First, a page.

Bahrain reasserts state control over mosques

Published Date: September 07, 2010 

MANAMA: Bahrain has decided to reassert state control over the kingdom's 
mosques after charging Shiite opposition activists with plotting to overthrow 
the Sunni government, official media reported yesterday. "Regaining control of 
the pulpits so they are not hostage to incompetent politicians or clerics who 
have lost their way... is the starting point for developing a sound religious 
orientation," Crown Prince Salman said in comments carried by the official BNA 
news agency.

Prime Minister Sheikh Khalifa Bin Salman Al-Khalifa said the government would 
ensure that places of worship are run by those who promote "the values of 
tolerance and moderation," BNA said. The two officials' comments came in 
messages addressed to King Hamad on Sunday, a day after prosecutors pressed 
terrorism charges against the Shiite activists, raising tension in the run-up 
to an October 23 general election.

According to a charge sheet released on Saturday, the 23 activists - 10 of them 
prominent opposition figures-stand accused of "undermining national security."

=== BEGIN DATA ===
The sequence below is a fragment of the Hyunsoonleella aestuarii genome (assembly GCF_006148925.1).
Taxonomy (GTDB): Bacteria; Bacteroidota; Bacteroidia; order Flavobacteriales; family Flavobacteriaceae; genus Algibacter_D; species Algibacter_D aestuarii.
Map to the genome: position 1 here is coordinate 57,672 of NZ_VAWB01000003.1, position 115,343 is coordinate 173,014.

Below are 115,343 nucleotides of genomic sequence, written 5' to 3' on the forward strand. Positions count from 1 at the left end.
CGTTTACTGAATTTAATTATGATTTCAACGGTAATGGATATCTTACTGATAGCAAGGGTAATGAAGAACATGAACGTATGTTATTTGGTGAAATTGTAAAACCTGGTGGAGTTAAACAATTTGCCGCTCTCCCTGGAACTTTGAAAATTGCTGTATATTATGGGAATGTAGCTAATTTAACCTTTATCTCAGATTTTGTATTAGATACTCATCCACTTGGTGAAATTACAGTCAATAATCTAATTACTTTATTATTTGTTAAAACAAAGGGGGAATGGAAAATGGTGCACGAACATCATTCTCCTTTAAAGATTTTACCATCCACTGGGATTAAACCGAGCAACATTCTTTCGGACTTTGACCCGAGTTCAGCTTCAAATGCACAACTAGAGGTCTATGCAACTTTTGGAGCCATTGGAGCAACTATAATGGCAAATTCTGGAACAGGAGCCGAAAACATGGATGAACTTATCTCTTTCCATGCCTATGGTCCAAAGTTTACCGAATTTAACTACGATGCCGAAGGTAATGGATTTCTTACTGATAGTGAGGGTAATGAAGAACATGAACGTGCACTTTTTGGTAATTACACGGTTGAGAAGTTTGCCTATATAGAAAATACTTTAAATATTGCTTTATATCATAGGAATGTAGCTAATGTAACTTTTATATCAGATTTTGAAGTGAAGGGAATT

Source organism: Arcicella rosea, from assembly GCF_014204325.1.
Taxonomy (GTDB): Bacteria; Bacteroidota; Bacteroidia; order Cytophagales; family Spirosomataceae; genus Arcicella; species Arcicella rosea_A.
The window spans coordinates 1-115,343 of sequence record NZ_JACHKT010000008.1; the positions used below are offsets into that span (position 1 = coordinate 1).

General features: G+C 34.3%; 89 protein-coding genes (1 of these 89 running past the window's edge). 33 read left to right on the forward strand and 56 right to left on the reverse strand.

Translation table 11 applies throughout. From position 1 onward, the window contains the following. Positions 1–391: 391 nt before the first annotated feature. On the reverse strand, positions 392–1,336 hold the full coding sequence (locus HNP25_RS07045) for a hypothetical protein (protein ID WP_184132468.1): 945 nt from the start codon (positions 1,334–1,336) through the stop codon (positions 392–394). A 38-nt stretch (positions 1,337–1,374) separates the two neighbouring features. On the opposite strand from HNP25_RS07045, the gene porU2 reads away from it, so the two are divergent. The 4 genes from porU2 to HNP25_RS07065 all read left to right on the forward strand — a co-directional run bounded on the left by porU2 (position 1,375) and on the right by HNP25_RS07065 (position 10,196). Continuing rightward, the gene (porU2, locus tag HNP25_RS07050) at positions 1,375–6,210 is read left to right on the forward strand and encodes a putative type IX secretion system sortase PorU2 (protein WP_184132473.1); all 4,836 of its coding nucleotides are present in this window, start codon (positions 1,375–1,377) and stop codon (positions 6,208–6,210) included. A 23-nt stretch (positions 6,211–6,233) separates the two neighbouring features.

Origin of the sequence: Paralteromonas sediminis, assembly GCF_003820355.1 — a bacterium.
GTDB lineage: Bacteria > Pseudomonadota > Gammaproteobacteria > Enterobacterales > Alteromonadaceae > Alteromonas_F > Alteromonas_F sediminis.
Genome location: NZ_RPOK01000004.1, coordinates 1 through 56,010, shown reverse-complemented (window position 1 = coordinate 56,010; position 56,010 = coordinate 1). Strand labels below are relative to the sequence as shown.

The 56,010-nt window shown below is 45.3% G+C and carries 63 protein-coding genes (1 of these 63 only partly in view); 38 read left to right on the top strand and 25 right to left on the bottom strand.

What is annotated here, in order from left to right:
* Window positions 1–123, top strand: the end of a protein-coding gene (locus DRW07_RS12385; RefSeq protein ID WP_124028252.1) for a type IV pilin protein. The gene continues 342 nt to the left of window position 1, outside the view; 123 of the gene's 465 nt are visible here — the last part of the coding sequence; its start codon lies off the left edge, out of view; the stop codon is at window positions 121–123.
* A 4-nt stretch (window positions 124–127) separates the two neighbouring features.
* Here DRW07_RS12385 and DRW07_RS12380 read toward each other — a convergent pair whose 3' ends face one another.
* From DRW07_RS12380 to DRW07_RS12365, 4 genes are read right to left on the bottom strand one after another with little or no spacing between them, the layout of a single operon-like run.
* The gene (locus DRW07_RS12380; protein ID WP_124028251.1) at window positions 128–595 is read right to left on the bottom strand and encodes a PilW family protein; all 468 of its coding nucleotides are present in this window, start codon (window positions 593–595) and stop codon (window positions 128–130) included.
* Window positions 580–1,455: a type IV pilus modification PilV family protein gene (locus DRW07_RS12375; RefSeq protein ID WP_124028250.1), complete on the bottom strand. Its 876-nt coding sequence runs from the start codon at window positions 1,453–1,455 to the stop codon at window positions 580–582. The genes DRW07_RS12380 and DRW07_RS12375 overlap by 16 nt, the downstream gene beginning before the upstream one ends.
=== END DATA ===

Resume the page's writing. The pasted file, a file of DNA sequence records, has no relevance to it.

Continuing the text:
Two of them, who live in London, are being tried in absentia. Most of the 
suspects are members of Haq-the Movement of Liberties and Democracy-a Shiite 
group which rejected as inadequate reforms intended to put an end to Shiite-led 
unrest that rocked the 35-Island archipelago through the 1990s. Those reforms, 
enshrined in a 2002 charter, converted the emirate into a constitutional 
monarchy but Haq boycotted parliamentary elections in 2006 and intends to do 
the same next month.

The arrests have raised tensions between the government and the mainstream 
Shiite opposition which took part in the 2006 election, winning 17 of the 40 
seats in parliament. Sheikh Ali Salman, leader of the Islamic National Accord 
Association, warned last month that they would "lead to more protests." He 
mocked the authorities' accusations against those arrested saying they could 
not have all belonged to a single secret organization as they had different 
opinions. - AFP 

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